• Acne prevention
How should I use my face scrub?
Skin care professionals recommend using a quarter-sized amount of your face scrub and applying by hand, massaging gently into your skin in a circular motion. A pad can also be used for application.
Avoid applying face scrub to your eye lids and give extra attention to your forehead, cheeks and chin, as these areas tend to collect dead skin cells more often than other areas.
So what exactly goes into face scrubs?
What exactly is the exfoliant?
Ground tree and fruit products
Making Your Own Face Scrub
Who isn’t looking to save a little extra money nowadays? With virtually everything we consume on a daily basis becoming increasingly more and more expensive, a great place to start saving is on things we need and use often. Homemade face scrubs are becoming very popular and are easier to make than you might think.
Many health conscious consumers nowadays are choosing to make their own face scrubs due to the high amount of chemicals found in beauty products. There are some (St. Ives, Human Nature and Burt’s Bees for example) that contain 100% (or close to it) natural exfoliants and extracts and zero oils.
As we discussed earlier, scrubs are comprised of a base (oil and/or a moisturizer) and an exfoliant. When making your own face scrub, these two basic ingredients can be found in almost any household. If you choose oil as your base, you can use any of the following, all of which are readily available:
Olive oil has many properties that make it great, not only on your salad, but also on your skin. The chemical composition of olive oil is very similar to that of our skin, making it easily absorbed and a great natural moisturizer. Its antioxidants also aid in our skins’ natural production of elastin and collagen, two every important components of healthy, young-looking skin.
Not only does olive oil have a extensive history in the culinary field, but it was also used in cosmetic and medicinal applications for centuries, dating back to 400 B.C. The Egyptians, Greeks and Romans used it in perfume and as an emollient.
Believe it or not, olive oil can be used as a makeup remover too. This is because most makeup is oil based, and due to the law of chemistry, “like dissolves like,” oil will break down makeup. Not all will work as well as store- bought removers though.
Some people also find that using olive oil (since it is a heavier oil) will leave an unwanted oily residue on their skin, making it more desirable to people prone to dry skin. If you desire a base that is fairly mild in scent and not too heavy, olive oil should be avoided.
Sunflower oil, as with many other oils, has significant health benefits. Sunflower oil can help reduce the risk of cardiovascular disease, ease and prevent rheumatoid arthritis and helps maintain a healthy nervous system.
In addition to these benefits, its antioxidants and Vitamin E helps cells retain water and therefore stay moisturized.
Jojoba oil is a liquid wax derived from the Jojoba shrub native to Central America. Native Americans used it to treat sores, cuts, bruises, burns and other skin conditions. It is another very versatile oil, though less common than those above. It is considered valuable by the skincare industry for several reasons. It penetrates the skin quickly, leaves a non-greasy feeling, and the tocopherols in jojoba oil act as preservatives.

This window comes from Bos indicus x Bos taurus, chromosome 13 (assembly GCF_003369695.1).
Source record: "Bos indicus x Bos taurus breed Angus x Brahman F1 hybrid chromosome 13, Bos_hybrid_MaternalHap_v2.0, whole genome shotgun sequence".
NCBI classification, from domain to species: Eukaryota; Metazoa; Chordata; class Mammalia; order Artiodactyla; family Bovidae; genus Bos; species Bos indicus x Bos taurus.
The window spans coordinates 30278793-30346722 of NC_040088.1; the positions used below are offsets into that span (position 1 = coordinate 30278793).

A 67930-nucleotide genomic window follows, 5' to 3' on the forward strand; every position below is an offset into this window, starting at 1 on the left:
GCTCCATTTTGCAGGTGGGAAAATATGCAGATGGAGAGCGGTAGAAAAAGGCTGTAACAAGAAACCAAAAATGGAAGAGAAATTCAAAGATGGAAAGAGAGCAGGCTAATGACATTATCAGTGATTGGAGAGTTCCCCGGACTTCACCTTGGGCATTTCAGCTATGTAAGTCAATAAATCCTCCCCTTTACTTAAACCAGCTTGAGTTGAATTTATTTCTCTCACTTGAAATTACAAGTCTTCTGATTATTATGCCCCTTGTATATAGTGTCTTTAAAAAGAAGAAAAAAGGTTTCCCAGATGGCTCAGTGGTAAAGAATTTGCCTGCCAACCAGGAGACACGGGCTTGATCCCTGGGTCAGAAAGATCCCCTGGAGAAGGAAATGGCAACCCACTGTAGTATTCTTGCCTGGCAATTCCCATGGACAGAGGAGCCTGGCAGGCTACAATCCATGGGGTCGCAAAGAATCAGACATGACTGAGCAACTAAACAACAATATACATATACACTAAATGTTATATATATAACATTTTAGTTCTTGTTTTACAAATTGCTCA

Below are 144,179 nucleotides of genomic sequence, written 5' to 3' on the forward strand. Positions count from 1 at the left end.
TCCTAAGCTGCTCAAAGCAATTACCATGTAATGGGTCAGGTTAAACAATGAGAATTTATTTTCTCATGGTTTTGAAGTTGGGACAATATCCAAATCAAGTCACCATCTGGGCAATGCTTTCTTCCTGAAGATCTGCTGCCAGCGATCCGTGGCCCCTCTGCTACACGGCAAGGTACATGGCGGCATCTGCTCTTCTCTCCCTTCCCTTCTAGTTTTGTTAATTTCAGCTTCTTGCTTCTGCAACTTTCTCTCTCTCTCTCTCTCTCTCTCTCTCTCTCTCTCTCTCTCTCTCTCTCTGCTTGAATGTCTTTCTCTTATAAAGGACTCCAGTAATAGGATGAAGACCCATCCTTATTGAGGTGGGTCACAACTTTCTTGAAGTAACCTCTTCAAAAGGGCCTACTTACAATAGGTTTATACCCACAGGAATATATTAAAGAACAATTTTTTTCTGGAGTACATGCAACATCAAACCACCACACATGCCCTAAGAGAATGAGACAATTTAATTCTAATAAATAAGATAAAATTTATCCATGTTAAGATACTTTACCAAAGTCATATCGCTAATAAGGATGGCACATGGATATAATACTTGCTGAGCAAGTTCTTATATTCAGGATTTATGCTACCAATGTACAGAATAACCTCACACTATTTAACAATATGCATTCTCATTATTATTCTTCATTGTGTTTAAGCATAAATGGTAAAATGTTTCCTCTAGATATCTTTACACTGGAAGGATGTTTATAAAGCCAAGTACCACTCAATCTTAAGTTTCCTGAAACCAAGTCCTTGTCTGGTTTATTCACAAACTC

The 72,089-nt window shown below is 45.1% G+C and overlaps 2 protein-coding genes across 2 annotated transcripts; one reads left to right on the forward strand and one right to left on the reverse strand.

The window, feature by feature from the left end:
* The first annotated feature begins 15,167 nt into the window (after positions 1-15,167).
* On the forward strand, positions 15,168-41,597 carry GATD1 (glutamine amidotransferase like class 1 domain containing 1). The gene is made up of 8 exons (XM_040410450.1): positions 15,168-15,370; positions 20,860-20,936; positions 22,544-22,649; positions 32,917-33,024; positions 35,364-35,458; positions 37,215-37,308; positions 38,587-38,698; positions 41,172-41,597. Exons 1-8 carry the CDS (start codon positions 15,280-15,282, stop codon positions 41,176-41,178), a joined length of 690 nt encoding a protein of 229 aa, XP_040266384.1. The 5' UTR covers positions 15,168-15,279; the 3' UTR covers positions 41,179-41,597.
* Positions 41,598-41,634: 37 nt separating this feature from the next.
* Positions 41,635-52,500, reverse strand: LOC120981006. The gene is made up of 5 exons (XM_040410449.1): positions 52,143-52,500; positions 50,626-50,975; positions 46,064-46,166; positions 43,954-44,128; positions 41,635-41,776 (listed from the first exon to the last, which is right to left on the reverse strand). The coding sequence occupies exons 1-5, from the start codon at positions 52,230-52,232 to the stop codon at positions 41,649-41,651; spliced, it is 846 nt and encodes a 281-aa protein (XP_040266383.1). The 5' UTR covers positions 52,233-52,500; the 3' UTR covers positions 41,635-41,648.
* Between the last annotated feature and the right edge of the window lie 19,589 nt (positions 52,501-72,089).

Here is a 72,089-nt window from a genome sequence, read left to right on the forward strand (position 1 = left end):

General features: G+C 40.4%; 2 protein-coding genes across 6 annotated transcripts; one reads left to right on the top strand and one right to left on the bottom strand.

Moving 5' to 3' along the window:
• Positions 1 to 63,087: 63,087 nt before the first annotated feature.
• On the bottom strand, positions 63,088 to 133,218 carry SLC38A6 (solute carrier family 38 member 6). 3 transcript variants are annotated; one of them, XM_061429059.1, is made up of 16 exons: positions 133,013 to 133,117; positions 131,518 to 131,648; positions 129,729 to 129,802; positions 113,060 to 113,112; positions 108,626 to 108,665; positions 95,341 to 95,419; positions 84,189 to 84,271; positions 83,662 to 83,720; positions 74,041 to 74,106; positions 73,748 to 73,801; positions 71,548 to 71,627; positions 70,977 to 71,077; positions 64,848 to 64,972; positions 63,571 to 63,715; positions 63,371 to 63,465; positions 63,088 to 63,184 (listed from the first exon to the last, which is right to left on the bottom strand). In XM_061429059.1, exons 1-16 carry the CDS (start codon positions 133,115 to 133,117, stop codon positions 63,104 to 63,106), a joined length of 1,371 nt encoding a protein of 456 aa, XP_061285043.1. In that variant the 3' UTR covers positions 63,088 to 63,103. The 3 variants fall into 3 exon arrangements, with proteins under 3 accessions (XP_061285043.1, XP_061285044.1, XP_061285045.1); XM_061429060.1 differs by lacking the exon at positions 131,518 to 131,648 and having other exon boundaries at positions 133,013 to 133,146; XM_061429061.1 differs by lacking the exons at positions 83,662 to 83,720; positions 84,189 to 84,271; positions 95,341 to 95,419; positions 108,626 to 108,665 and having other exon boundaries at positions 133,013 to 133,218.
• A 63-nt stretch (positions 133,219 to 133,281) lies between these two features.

When choosing jojoba oil in your local pharmacy, make sure the maker says it is “cold pressed” or “expeller pressed” meaning a minimal amount of heat was used in its processing. It is also important your jojoba oil is golden in color and has a light aroma. If not, its naturally healthy qualities have most likely been filtered out during processing.
Castor oil, an extremely versatile type of vegetable oil and derivative of the castor bean, can be added to your homemade face scrub. Most people may think of castor oils’ role in petroleum-based automotive products such as brake fluid, lubricating oils, plastics and sealants.
Let this not deter you from its medicinal properties though. The FDA has deemed castor oil to be “generally safe and effective.” It is present in many lip stick, lip balm and shampoo products and is commonly used for skin disorders due to its anti-inflammatory and antibacterial properties as well as its ability to penetrate the skin, aiding with conditioning and moisturizing.
In addition to the oils listed above, other commonly used oils in homemade face scrubs include grapeseed oil and avocado oil.
If you choose not to have oil as your base, an aloe vera gel, aqueous cream or other emollient can be substituted. Fruit pulps are commonly used too. These include:
Be sure to include both the “meat” of the fruit and the seeds.
Indigineous to Central America and also known as Bull’s Hearts, custard apples have a granular texture beneath their thin but tough skin, making them a great base and exfoliant in one. Cream or yogurt can be added to your face scrub and will act as a natural bleach and lighten marks on your skin. Custard apples are also high in Vitamin A, which is necessary in keeping your skin (and hair) healthy.
This enzyme-rich fruit makes a great homemade face scrub because of its grainy texture and small seeds. Be sure to crush the seeds for maximum exfoliation. When mixed with a bit of honey, it makes a great face mask.
Softer fruits can be used too but you may need to add an additional exfoliator like white or brown sugar, coffee grinds or oatmeal powder.
These fruits include:
Whatever you choose for ingredients for your homemade face scrub, you’ll be sure to save money and avoid many nasty chemicals found in so many products we put on and in our bodies.
There is a wealth of information out there on this topic.. Best of luck in your search for the homemade face scrub that works best for you!